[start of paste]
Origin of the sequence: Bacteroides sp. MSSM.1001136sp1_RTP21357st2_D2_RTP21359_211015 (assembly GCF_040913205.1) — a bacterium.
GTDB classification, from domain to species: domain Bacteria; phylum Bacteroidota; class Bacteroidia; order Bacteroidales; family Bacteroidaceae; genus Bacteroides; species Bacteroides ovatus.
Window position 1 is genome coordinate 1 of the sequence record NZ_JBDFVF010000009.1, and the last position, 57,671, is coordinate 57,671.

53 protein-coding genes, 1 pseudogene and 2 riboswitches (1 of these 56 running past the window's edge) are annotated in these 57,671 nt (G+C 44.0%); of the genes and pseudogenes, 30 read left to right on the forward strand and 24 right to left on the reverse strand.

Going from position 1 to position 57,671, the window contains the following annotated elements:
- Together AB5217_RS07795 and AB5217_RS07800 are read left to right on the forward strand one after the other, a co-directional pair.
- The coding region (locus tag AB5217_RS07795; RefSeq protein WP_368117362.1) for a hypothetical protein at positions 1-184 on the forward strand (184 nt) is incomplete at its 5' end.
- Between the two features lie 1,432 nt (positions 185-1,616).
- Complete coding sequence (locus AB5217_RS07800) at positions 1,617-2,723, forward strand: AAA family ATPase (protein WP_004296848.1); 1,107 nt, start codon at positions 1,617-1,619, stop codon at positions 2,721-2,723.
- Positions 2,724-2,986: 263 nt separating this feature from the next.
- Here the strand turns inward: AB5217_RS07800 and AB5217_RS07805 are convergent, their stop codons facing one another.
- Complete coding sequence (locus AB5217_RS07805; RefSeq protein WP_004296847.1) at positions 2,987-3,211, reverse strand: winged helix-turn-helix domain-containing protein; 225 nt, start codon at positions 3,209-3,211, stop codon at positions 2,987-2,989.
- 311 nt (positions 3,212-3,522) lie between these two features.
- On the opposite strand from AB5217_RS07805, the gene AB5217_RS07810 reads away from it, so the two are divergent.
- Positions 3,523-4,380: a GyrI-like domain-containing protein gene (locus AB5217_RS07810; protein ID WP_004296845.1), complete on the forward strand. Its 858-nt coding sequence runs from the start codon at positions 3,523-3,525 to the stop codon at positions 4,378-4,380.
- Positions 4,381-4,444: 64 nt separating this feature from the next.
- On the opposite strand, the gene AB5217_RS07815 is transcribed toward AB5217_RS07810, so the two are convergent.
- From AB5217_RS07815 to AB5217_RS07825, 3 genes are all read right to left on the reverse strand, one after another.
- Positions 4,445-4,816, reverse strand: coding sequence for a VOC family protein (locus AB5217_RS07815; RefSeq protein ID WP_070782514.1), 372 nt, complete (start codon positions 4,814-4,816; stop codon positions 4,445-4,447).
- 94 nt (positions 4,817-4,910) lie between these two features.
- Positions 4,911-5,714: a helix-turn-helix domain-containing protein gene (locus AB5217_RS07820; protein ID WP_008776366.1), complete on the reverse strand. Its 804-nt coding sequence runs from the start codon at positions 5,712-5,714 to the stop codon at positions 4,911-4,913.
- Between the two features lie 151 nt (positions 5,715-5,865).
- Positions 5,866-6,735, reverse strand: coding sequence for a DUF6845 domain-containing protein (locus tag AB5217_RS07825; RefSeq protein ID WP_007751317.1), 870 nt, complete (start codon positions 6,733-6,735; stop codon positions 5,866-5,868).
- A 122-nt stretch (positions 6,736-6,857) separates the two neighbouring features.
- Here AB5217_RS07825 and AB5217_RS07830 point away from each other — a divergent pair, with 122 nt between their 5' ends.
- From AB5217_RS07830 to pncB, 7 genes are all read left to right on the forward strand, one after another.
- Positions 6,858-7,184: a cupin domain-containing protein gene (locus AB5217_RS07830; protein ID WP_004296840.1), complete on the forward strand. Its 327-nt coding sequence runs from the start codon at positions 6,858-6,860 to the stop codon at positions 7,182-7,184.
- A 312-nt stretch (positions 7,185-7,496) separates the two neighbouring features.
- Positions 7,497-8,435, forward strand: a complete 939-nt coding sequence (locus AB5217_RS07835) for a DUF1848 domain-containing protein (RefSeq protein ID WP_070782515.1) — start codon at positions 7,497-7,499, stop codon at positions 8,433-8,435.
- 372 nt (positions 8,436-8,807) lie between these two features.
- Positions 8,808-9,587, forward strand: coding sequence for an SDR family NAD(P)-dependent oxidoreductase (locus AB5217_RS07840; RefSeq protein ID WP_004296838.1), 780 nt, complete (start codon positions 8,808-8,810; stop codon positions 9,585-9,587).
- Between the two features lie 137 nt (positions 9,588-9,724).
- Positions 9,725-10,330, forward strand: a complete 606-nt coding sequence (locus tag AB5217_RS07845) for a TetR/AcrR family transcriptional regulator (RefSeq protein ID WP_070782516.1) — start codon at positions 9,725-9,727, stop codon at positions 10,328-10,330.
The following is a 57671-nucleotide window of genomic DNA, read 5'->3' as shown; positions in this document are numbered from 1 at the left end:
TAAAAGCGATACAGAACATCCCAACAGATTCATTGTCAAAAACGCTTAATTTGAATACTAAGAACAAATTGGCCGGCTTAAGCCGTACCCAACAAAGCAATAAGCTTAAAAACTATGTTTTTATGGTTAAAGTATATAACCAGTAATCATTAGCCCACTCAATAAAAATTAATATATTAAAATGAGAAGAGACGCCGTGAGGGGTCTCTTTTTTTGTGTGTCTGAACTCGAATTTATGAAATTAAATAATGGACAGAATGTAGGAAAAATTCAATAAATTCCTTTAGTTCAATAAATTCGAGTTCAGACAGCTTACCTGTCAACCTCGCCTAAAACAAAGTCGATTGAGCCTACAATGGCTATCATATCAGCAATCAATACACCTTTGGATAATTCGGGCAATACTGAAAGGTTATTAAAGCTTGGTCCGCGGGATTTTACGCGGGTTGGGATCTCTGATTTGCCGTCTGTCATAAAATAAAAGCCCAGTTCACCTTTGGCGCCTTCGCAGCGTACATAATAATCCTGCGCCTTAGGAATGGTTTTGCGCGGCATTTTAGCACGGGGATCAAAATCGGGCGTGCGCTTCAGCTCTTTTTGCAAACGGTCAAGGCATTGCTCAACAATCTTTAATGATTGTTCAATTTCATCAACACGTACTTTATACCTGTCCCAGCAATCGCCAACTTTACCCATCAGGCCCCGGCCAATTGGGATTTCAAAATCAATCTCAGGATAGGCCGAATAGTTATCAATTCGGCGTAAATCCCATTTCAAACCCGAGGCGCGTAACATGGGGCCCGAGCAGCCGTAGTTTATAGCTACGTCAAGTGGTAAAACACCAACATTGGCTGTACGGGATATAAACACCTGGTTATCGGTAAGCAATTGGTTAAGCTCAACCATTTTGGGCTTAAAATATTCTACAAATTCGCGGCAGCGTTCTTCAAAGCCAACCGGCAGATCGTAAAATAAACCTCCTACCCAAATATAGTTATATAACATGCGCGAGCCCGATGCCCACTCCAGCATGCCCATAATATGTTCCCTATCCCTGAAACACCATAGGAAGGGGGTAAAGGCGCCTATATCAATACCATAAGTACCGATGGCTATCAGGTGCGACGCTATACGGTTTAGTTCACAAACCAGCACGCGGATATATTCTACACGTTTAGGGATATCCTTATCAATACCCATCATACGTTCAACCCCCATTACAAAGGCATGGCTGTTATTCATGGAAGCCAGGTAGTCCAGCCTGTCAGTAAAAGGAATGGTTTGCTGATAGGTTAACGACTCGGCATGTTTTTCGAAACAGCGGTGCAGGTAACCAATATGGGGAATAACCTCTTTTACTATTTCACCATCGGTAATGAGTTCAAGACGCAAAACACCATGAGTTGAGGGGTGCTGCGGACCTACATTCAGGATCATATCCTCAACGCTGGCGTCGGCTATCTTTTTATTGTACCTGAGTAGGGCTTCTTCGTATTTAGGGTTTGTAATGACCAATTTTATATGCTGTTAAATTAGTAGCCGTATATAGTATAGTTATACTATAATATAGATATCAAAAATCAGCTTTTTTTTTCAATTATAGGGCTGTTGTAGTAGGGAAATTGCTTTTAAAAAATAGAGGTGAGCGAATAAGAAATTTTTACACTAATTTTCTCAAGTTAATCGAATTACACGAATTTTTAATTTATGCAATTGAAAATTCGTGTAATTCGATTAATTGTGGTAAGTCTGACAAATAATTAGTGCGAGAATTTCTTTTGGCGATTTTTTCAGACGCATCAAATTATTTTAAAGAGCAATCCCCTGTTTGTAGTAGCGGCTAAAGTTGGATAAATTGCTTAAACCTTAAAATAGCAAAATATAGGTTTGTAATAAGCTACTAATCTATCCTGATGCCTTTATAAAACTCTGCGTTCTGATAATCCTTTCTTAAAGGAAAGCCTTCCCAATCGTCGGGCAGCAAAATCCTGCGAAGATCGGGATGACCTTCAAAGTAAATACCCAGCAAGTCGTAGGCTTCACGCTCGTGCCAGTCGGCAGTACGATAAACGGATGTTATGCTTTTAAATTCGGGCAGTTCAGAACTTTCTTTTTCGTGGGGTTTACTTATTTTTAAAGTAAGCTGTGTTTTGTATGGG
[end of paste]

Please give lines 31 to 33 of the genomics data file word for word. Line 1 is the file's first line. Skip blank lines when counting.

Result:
- Positions 8,808-9,587, forward strand: coding sequence for an SDR family NAD(P)-dependent oxidoreductase (locus AB5217_RS07840; RefSeq protein ID WP_004296838.1), 780 nt, complete (start codon positions 8,808-8,810; stop codon positions 9,585-9,587).
- Between the two features lie 137 nt (positions 9,588-9,724).
- Positions 9,725-10,330, forward strand: a complete 606-nt coding sequence (locus tag AB5217_RS07845) for a TetR/AcrR family transcriptional regulator (RefSeq protein ID WP_070782516.1) — start codon at positions 9,725-9,727, stop codon at positions 10,328-10,330.